|Re: Appropriate methods for argument checking firstname.lastname@example.org (Dara Gallagher) (1996-07-31)|
|Re: Appropriate methods for argument checki email@example.com (1996-08-05)|
|Re: Appropriate methods for argument checki firstname.lastname@example.org (Robert Harper) (1996-08-09)|
|From:||email@example.com (David Chase)|
|Date:||5 Aug 1996 00:29:44 -0400|
Dara Gallagher <firstname.lastname@example.org> () writes:
> I'm not really sure, but it looks like you're confusing
> parametric polymorphism with existential types. I.e.
> you seem to be referring to (using your C [-like] syntax)
> T (*f)(T) <for some type T>
> rather than parametric polymorphism or
> T (*f)(T) <for all types T>
Yes, you are entirely correct. I was fooled by the type "parameter",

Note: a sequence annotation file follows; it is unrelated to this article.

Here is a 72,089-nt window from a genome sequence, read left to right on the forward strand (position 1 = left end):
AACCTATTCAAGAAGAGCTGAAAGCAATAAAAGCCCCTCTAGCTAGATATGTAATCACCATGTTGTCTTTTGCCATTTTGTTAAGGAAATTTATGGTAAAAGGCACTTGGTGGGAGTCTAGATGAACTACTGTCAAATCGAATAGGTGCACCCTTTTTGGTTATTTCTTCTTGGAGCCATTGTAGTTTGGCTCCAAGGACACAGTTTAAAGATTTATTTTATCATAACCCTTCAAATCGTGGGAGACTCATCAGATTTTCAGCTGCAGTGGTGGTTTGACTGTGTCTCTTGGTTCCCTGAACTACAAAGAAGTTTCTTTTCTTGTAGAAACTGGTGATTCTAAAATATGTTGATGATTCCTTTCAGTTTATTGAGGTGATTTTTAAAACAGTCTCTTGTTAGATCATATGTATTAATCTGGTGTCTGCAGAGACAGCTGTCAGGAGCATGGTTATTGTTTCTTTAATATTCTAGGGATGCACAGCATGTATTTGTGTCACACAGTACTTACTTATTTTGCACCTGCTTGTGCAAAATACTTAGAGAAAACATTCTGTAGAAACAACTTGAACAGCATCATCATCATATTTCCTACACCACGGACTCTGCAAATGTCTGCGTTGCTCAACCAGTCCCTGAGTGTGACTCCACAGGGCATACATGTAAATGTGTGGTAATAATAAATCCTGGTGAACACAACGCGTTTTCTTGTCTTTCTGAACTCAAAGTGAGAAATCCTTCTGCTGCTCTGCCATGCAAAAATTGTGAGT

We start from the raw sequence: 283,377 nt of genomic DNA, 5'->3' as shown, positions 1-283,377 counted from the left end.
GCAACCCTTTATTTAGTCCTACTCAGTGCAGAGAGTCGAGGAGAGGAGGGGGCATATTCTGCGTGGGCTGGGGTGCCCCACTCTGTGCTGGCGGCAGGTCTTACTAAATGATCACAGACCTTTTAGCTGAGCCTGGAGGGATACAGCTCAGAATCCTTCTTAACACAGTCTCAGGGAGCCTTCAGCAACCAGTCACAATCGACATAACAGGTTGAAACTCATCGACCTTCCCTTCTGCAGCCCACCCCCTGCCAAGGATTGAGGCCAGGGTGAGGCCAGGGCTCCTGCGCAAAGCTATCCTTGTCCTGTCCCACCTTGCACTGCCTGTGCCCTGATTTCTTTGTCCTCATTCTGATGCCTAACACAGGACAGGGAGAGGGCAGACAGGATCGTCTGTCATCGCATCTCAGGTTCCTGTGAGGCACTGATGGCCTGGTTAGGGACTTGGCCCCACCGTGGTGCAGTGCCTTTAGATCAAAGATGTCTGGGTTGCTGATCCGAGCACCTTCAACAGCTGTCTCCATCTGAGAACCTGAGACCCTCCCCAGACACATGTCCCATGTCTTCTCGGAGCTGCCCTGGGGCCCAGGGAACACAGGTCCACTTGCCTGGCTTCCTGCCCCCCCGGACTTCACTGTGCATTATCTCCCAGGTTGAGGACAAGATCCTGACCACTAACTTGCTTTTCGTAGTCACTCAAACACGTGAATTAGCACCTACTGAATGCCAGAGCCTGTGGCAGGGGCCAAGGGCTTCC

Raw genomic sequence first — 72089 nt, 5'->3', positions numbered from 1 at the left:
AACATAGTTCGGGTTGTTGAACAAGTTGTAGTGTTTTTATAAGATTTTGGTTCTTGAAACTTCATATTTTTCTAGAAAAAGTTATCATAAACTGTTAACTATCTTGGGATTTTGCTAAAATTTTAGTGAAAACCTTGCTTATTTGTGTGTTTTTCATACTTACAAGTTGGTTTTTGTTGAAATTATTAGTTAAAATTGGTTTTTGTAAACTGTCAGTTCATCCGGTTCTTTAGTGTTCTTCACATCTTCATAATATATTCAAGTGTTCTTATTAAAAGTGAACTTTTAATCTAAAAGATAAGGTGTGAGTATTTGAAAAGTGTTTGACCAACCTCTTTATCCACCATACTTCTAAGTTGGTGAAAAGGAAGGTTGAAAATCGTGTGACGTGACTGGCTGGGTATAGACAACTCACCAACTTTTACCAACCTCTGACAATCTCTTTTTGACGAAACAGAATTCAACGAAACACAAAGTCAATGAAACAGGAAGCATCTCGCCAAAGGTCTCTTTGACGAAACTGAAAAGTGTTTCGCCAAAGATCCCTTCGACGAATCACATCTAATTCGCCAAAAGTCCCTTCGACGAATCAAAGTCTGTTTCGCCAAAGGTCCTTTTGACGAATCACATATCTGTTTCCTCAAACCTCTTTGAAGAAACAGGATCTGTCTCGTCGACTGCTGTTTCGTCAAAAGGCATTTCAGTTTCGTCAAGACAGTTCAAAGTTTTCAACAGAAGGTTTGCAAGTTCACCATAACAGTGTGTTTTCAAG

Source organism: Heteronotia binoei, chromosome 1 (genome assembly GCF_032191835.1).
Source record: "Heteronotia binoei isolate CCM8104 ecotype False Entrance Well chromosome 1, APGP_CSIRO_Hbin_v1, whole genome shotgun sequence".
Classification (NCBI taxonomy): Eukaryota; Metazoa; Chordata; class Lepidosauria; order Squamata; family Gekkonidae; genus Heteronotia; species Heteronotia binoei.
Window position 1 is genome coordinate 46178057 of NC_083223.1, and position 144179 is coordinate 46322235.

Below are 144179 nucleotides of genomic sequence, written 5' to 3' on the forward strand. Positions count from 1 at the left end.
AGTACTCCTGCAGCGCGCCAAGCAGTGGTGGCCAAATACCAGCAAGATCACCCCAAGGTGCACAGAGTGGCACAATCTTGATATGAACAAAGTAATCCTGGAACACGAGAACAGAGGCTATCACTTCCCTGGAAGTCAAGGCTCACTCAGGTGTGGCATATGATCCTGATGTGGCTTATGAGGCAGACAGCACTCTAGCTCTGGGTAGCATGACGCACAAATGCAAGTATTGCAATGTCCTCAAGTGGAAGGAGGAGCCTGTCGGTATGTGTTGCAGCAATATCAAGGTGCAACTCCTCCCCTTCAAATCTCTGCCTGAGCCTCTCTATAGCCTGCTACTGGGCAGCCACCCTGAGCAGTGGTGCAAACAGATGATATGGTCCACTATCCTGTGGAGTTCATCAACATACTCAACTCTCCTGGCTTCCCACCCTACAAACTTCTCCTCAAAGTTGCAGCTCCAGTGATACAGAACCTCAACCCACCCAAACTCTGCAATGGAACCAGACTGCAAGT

and somehow thought that this made the polymorphism "parametric". Was I
otherwise correct in my understanding of how this relates to seemingly
"covariant" typing? Is there a good, easy reference for this sort of
thing, perhas with examples relating things like parametric polymorphism
to how languages other than the lambda calculus might be modified and/or
used? I find that type theory is quite hard, even though I know that
I make implicit use of it when designing reusable code in C and Scheme.
And looking at most recently designed languages, I'm pretty sure that
most other people would find type theory hard, if they bothered to try
to study it.
speaking for myself,
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